[SCA-Dance] A Question of Latin
mrailing at kiva.net
Wed Apr 9 13:03:51 EDT 2008
It would help if you could post the words you are asking about (or a link
to the relevant passages). "Saltare" sounds like it should have to do
with acrobatics rather than dancing, but it is the normal word for dance.
"Ballare" is the other common word. It doesn't seem to be more courtly
than "saltare". "Ballarina" meaning a professional stage dancer, is a
The relationship between acrobatics and dancing in medieval Europe is an
under-reserched (for lack of sources) topic. The two seem to overlap,
especially with regard to the really under-researched topic of the female
low class entertainers whose dancing included cartwheels and handstands in
a dress! ;) If your source refers to women being paid to dance, it may
well refer to this. Respectable stage dancing by women, as hired
entertainment, seems not to have occurredin England in this period.
Dance masques and other such entertainments are listed in the Master of
Revels account books from Elizabeth and James' reigns. Lots of entries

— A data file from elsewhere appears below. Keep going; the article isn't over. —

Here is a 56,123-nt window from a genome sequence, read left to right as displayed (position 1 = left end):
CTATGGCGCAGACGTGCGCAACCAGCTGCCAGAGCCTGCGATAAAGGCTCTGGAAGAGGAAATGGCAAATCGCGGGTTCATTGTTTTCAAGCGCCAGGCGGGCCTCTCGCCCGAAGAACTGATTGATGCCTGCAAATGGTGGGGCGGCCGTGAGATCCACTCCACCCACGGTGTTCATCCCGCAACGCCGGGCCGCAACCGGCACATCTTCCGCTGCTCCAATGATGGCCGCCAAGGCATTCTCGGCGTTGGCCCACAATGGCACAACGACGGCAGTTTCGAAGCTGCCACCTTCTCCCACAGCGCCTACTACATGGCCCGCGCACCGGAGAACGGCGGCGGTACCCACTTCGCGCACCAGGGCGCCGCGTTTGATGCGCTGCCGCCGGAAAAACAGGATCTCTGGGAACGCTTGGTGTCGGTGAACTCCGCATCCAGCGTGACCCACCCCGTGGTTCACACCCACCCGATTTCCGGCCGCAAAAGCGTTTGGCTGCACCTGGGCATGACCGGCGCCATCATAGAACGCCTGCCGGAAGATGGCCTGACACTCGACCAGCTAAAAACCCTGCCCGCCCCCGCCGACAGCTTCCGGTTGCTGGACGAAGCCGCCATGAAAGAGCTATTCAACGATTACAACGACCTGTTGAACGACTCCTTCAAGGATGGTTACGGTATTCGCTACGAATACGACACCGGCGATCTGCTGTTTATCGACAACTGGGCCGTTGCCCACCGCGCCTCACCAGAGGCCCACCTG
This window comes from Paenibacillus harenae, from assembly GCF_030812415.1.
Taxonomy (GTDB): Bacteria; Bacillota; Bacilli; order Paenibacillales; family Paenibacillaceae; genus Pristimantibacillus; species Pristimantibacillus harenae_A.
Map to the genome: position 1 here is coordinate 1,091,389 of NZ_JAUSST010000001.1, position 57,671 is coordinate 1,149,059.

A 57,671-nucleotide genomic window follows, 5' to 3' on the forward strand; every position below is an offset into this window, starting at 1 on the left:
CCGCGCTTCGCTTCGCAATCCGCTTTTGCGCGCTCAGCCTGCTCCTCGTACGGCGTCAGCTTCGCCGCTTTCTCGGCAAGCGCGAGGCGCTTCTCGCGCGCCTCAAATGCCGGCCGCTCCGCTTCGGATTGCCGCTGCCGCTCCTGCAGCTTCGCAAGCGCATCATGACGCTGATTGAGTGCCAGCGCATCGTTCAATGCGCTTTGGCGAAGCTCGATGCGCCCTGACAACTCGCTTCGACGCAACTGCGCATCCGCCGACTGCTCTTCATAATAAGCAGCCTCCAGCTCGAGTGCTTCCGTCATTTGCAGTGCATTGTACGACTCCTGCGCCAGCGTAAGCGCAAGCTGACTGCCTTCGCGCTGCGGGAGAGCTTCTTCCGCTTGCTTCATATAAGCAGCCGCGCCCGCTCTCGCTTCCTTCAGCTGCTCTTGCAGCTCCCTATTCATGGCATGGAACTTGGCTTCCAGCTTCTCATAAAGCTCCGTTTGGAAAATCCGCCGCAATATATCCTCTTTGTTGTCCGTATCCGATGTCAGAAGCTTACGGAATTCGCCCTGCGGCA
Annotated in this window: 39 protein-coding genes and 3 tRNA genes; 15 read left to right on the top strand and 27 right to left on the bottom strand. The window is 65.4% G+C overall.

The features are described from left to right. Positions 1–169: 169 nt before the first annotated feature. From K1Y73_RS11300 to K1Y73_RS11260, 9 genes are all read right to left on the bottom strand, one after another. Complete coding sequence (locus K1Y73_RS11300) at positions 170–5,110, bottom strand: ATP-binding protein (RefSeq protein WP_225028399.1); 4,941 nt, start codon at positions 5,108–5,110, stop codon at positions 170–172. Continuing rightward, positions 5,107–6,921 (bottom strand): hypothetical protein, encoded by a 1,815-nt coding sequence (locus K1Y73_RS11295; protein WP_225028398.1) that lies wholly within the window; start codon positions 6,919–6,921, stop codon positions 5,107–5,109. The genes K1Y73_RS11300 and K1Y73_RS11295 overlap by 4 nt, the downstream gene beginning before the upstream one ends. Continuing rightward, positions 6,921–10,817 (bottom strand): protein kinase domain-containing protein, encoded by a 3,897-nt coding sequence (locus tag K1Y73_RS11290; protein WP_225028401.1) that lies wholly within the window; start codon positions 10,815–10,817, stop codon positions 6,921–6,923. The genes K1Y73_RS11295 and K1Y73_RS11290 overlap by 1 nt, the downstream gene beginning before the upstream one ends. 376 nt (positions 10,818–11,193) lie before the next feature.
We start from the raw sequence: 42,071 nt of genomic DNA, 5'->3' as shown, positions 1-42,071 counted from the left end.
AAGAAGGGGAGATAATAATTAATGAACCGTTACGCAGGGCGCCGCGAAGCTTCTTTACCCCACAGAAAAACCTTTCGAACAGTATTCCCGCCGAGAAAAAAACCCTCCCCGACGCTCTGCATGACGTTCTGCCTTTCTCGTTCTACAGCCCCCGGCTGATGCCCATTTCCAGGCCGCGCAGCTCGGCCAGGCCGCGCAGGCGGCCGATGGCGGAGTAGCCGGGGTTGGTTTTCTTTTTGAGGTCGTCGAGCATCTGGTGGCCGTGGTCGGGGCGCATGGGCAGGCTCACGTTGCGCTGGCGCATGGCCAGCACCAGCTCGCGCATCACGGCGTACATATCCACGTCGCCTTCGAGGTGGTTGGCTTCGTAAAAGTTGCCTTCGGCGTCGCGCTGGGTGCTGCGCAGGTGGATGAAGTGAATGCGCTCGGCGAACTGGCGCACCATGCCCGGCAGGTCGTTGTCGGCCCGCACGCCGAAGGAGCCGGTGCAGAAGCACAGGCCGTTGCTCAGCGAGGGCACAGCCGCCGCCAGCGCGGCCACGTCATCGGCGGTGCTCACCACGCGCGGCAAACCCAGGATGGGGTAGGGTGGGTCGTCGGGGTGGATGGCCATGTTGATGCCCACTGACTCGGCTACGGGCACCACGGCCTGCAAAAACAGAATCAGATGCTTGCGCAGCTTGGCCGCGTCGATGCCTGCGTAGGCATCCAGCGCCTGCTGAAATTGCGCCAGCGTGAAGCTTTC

refer to purchases of materials for dancers' costumes. Of course by this
time the entries are in English and say "dancers", although they make it
clear that (on stage at least) the parts of women were danced by boys.
Are you looking at this sort of data from an earler reign?
If none of this seems relevent it's because I'm guessing as to what you
are looking at.
On Mon, 7 Apr 2008, Kirsten Garner wrote:
> Hi all,
> I was following a line of research this morning that
> landed me smack in the middle of some privy council
> records from the early years of Henry VI's reign. As I
> was translating the Latin, I started wondering about
> the terms for 'dancers'. There are several terms used
> in the period sources - does anyone happ
en to know if
> there were any nuances of meaning in the Latin terms?
> (For example, x = acrobat-type dancer/dance, y =
> "noble" dancer/dance, z = stage dancer/dance, or
> anything like that.)
> Many thanks for any assistance. :)
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